What is so astonishing about Jeannette Walls is not just that she had the guts and tenacity and intelligence to get out, but that she describes her parents with such deep affection and generosity. Hers is a story of triumph against all odds, but also a tender, moving tale of unconditional love in a family that despite its profound flaws gave her the fiery determination to carve out a successful life on her own terms.

For two decades, Jeannette Walls hid her roots. Now she tells her own story. A regular contributor to MSNBC.com, she lives in New York and Long Island and is married to the writer John Taylor.

An exclusive Q&A with Jeannette Walls, author of The Glass Castle

Q: How long did it take you to write The Glass Castle and what was that process like?

A: Writing about myself, and about intensely personal and potentially embarrassing experiences, was unlike anything I’d done before. Over the last 25 years, I wrote many versions of this memoir -- sometimes pounding out 220 pages in a single weekend. But I always threw out the pages. At one point I tried to fictionalize it, but that didn't work either.

When I was finally ready, I wrote it entirely on the weekends, getting to my desk by 7:30 or 8:00 a.m. and continuing until 6:00 or 7:00 p.m. I wrote the first draft in about six weeks -- but then I spent three or four years rewriting it. My husband, John Taylor, who is also a writer, observed all this approvingly and quoted John Fowles, who said that a book should be like a child: conceived in passion and reared with care.

Q: How did you decide to follow The Glass Castle with Half Broke Horses?

A: It was completely at the suggestion of readers. So many people kept saying the next book should be about my mother. Readers understood my father's recklessness because they understood alcoholism, but Mom was a mystery to them. Why, they would ask, would someone with the resources to lead a normal life choose the existence that she did?

I would tell them a little bit about my mother’s childhood. She not only knew that she could survive without indoor plumbing, but that was the ideal period of her life, a time that she tries to recreate. I think that for memoir readers, it's not about a freak show– they’re just looking to understand people and get into a life that’s not their own. I thought, let me give it a shot, let me ask Mom. And she was all for it. But she kept insisting that the book should really be about her mother. At first I resisted because my grandmother, Lily Casey Smith, died when I was eight years old, more than 40 years ago. But I have a very vivid memory of this tough, leathery woman; she sang, she danced, she shot guns, she’d play honky tonk piano. I was always captivated by her. Lily had told such compelling stories—I was stunned by the number of anecdotes, and that Mom knew so much detail about them. Half Broke Horses is a compilation of family stories, stitched together with gaps filled in. They're the sort of tales that pretty much everyone has heard from their parents or grandparents. I realized that in telling Lily's story, I could also explain Mom's.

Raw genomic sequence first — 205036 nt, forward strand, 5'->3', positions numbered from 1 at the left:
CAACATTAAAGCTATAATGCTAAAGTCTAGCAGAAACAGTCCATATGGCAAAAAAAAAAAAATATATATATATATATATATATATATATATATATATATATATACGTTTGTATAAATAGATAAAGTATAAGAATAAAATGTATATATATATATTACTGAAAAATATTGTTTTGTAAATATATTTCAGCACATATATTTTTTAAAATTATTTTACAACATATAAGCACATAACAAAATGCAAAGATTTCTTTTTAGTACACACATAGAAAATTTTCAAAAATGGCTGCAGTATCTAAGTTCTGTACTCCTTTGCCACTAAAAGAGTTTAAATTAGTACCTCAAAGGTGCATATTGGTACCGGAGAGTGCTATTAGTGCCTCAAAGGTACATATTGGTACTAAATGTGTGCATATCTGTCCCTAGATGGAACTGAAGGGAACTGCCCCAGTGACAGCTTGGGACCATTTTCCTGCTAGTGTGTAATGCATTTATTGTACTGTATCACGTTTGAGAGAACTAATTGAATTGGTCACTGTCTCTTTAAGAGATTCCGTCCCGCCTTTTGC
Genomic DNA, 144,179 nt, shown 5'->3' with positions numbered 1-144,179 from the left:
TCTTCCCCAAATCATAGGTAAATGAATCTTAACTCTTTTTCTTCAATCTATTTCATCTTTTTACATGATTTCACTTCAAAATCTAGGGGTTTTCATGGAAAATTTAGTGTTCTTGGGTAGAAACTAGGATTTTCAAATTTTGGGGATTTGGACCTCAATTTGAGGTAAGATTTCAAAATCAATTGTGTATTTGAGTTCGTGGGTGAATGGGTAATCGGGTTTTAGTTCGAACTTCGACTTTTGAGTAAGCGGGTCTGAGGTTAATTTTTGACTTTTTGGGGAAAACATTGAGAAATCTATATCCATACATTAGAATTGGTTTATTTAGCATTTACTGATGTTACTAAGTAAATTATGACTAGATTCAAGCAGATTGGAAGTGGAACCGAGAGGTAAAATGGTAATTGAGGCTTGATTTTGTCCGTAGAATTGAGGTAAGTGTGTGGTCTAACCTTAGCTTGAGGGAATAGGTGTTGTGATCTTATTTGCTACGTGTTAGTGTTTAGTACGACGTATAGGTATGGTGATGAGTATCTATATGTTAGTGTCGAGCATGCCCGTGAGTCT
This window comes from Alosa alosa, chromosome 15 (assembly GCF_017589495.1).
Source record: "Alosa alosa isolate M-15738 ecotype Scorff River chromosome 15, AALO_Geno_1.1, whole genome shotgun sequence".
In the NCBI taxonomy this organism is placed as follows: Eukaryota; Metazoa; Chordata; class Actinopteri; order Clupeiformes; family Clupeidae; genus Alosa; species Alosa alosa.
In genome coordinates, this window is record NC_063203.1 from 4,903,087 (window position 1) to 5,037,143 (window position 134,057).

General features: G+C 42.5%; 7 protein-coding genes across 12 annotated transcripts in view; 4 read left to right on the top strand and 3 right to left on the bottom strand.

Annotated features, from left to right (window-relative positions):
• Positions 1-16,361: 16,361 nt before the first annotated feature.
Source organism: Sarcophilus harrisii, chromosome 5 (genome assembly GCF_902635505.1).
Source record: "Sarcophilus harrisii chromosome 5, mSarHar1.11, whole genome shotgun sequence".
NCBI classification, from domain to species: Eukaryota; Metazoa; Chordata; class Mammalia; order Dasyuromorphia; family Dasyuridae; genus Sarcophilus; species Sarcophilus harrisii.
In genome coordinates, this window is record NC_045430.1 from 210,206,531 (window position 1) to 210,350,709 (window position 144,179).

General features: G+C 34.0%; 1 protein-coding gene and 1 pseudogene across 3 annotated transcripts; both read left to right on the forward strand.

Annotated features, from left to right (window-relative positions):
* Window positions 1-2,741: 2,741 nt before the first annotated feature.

Q: Why did you decide to write Half Broke Horses in the first person, and how much of this "true-life novel" is fiction?

A: I set out to write a biography of Lily, but sometimes books take on a life of their own. I told it in first person because I wanted to capture Lily’s voice. I’m a lot like my grandmother, so it came easily to me. I planned to go back and change it from first person to third person and put in qualifiers so the book would be historically accurate, but when I showed it to my agent and publisher, they both said to leave it as it is. By doing that, I crossed the line from nonfiction into fiction. But when I call it fiction it’s not because I tarted it up and tried to embellish things, but wanted to make it more readable, fluid, and immediate. I was trying to get as close to the truth as I could.

Q: How has your relationship with your mother changed in recent years?

A: Several years ago, the abandoned building on New York’s Lower East Side where Mom had been squatting for more than a decade caught fire and she was back on the streets again at age 72. I begged her to come live with me. She said Virginia was too boring, and besides, she's not a freeloader. I told her we could really use help with the horses, and she said she'd be right there. I get along great with Mom now. She's a hoot. She's always upbeat, and has a very different take on life than most people. She's a lot of fun to be around -- as long as you're not looking for her to take care of you. She doesn’t live in the house with us-- I have not reached that level of understanding and compassion-- but in an outbuilding about a hundred yards away. Mom is great with the animals, loves to sing and dance and ride horses, and is still painting like a fiend.

Q: What do you hope readers will gain from reading your books?

A:Since writing The Glass Castle, so many people have said to me, "Oh, you’re so strong and you’re so resilient, and I couldn’t do what you did." That’s very flattering, but it’s nonsense. Of course they’re as strong as I am. I just had the great fortune of having been tested. If we look at our ancestry, we all come from tough roots. And one of the ways to discover our toughness and our resiliency is to look back at where we come from. I hope people who read The Glass Castle and Half Broke Horses will come away with that. You know, "Gosh, I come from hearty stock. Maybe I’m tougher than I realize."

(retrieved from Amazon Mon, 30 Sep 2013 13:51:35 -0400)

(see all 4 descriptions)

In the tradition of Mary Karr's "The Liars' Club" and Rick Bragg's "All Over But the Shouting," Jeannette Walls has written a stunning and life-affirming memoir about surviving a willfully impoverished, eccentric and severely misguided family. The child of an alcoholic father and an eccentric artist mother discusses her family's nomadic upbringing, during which she and her siblings fended for themselves while their parents outmaneuvered bill collectors and the authorities.… (more)